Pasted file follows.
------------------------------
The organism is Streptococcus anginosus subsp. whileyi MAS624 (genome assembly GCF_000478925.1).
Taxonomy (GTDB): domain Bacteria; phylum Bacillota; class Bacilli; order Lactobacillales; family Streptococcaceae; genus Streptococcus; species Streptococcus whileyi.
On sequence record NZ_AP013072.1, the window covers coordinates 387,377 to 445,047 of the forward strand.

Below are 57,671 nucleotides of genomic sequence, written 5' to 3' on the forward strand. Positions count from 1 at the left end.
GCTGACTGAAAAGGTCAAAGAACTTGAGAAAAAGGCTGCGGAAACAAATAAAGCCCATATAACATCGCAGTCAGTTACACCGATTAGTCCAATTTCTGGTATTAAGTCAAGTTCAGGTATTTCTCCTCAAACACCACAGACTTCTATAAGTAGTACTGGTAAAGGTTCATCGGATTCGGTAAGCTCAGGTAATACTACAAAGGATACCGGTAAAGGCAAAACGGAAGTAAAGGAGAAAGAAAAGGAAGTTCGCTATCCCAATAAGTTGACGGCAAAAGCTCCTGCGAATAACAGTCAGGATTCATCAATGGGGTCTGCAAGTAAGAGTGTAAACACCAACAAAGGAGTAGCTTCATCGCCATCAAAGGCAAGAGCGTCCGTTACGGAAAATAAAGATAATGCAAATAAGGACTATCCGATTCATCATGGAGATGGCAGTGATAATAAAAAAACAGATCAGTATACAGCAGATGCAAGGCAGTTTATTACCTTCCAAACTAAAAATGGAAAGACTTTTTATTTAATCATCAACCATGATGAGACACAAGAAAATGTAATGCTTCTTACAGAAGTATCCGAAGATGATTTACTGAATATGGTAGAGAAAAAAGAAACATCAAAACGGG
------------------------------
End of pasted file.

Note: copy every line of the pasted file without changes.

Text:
The organism is Streptococcus anginosus subsp. whileyi MAS624 (genome assembly GCF_000478925.1).
Taxonomy (GTDB): domain Bacteria; phylum Bacillota; class Bacilli; order Lactobacillales; family Streptococcaceae; genus Streptococcus; species Streptococcus whileyi.
On sequence record NZ_AP013072.1, the window covers coordinates 387,377 to 445,047 of the forward strand.

Below are 57,671 nucleotides of genomic sequence, written 5' to 3' on the forward strand. Positions count from 1 at the left end.
GCTGACTGAAAAGGTCAAAGAACTTGAGAAAAAGGCTGCGGAAACAAATAAAGCCCATATAACATCGCAGTCAGTTACACCGATTAGTCCAATTTCTGGTATTAAGTCAAGTTCAGGTATTTCTCCTCAAACACCACAGACTTCTATAAGTAGTACTGGTAAAGGTTCATCGGATTCGGTAAGCTCAGGTAATACTACAAAGGATACCGGTAAAGGCAAAACGGAAGTAAAGGAGAAAGAAAAGGAAGTTCGCTATCCCAATAAGTTGACGGCAAAAGCTCCTGCGAATAACAGTCAGGATTCATCAATGGGGTCTGCAAGTAAGAGTGTAAACACCAACAAAGGAGTAGCTTCATCGCCATCAAAGGCAAGAGCGTCCGTTACGGAAAATAAAGATAATGCAAATAAGGACTATCCGATTCATCATGGAGATGGCAGTGATAATAAAAAAACAGATCAGTATACAGCAGATGCAAGGCAGTTTATTACCTTCCAAACTAAAAATGGAAAGACTTTTTATTTAATCATCAACCATGATGAGACACAAGAAAATGTAATGCTTCTTACAGAAGTATCCGAAGATGATTTACTGAATATGGTAGAGAAAAAAGAAACATCAAAACGGG